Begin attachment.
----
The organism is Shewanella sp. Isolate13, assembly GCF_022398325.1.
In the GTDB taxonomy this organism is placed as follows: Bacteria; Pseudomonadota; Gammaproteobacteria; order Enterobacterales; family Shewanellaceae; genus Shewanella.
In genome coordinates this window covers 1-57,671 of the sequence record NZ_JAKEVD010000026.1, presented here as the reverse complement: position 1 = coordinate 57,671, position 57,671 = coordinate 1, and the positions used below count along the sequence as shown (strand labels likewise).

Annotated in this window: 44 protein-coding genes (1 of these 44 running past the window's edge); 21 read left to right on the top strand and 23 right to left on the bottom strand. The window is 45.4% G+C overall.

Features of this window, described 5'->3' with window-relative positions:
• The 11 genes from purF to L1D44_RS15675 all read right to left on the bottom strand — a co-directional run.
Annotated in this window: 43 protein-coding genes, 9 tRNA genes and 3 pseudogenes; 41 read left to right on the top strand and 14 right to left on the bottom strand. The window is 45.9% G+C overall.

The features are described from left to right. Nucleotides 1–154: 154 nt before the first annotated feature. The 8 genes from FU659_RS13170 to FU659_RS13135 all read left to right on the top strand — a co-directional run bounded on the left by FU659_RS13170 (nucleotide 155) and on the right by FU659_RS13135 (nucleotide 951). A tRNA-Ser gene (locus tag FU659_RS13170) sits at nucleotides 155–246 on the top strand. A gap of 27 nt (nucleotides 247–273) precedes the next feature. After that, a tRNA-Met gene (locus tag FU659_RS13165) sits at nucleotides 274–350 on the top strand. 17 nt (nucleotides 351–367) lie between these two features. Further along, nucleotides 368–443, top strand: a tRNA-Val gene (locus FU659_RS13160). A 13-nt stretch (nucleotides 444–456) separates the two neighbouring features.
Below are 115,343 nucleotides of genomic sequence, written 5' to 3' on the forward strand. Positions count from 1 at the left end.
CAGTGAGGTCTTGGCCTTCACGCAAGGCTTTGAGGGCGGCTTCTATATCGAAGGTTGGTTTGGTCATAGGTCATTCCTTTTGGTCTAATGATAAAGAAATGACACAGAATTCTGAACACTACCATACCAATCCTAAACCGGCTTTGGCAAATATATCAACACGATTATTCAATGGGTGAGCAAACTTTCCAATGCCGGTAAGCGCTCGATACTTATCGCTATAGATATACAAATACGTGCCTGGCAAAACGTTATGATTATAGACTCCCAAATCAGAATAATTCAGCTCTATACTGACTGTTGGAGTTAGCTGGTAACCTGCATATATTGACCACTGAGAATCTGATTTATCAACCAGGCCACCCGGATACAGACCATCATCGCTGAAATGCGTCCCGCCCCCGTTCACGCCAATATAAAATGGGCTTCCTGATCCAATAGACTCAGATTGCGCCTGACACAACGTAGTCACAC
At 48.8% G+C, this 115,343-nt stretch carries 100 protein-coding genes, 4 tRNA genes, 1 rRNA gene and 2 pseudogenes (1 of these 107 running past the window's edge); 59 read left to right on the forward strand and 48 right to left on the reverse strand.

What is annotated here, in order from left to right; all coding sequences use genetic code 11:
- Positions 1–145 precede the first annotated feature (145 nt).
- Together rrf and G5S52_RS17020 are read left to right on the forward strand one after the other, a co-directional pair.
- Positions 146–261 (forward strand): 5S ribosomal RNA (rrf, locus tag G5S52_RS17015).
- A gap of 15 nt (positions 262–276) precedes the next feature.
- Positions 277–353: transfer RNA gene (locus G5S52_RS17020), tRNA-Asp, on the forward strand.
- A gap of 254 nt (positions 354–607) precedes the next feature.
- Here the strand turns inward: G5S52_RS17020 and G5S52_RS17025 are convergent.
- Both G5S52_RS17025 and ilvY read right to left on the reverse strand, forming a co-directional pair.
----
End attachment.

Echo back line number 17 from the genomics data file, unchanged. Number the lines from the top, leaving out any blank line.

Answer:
- Positions 277–353: transfer RNA gene (locus G5S52_RS17020), tRNA-Asp, on the forward strand.